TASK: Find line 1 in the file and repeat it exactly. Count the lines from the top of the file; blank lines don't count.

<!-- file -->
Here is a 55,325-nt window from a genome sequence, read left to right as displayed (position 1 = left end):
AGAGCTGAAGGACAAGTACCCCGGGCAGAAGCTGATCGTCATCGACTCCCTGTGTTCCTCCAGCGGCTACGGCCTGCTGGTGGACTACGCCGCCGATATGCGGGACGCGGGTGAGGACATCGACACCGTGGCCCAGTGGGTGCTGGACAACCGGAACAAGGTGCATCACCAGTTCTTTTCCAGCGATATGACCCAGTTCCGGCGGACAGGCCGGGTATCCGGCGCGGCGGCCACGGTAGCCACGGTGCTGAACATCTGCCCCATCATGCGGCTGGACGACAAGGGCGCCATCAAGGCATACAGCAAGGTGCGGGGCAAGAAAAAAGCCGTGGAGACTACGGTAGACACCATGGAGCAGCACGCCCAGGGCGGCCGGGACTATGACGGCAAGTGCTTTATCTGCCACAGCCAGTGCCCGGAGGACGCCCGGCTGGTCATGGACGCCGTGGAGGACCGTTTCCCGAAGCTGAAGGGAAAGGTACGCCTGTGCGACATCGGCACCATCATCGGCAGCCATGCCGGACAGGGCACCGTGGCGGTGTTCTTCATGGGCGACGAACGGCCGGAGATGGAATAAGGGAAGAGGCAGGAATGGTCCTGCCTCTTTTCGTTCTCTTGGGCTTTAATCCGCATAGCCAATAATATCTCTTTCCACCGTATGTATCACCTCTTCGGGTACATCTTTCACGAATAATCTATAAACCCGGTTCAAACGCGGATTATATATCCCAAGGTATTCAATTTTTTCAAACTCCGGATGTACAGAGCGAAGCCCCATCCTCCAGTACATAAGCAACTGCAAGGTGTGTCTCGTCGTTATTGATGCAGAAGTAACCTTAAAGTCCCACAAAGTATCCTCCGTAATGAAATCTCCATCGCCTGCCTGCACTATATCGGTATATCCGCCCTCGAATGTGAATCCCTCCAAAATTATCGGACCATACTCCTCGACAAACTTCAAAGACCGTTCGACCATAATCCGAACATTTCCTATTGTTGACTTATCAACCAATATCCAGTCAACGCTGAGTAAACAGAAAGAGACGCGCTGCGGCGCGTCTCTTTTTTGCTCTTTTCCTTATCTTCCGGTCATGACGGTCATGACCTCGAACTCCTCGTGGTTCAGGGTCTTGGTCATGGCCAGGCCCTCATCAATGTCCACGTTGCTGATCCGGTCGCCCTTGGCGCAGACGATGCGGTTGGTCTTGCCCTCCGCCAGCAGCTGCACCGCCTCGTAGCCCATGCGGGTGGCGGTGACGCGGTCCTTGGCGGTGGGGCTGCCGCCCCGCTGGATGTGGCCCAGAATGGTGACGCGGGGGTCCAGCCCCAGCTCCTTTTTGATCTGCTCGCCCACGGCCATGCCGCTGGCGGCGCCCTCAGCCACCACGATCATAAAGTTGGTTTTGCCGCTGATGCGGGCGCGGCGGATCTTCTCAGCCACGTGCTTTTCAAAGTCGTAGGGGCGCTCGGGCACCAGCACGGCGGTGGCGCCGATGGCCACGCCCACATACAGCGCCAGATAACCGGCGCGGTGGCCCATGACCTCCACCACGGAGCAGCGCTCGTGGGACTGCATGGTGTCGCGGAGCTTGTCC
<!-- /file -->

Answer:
Here is a 55,325-nt window from a genome sequence, read left to right as displayed (position 1 = left end):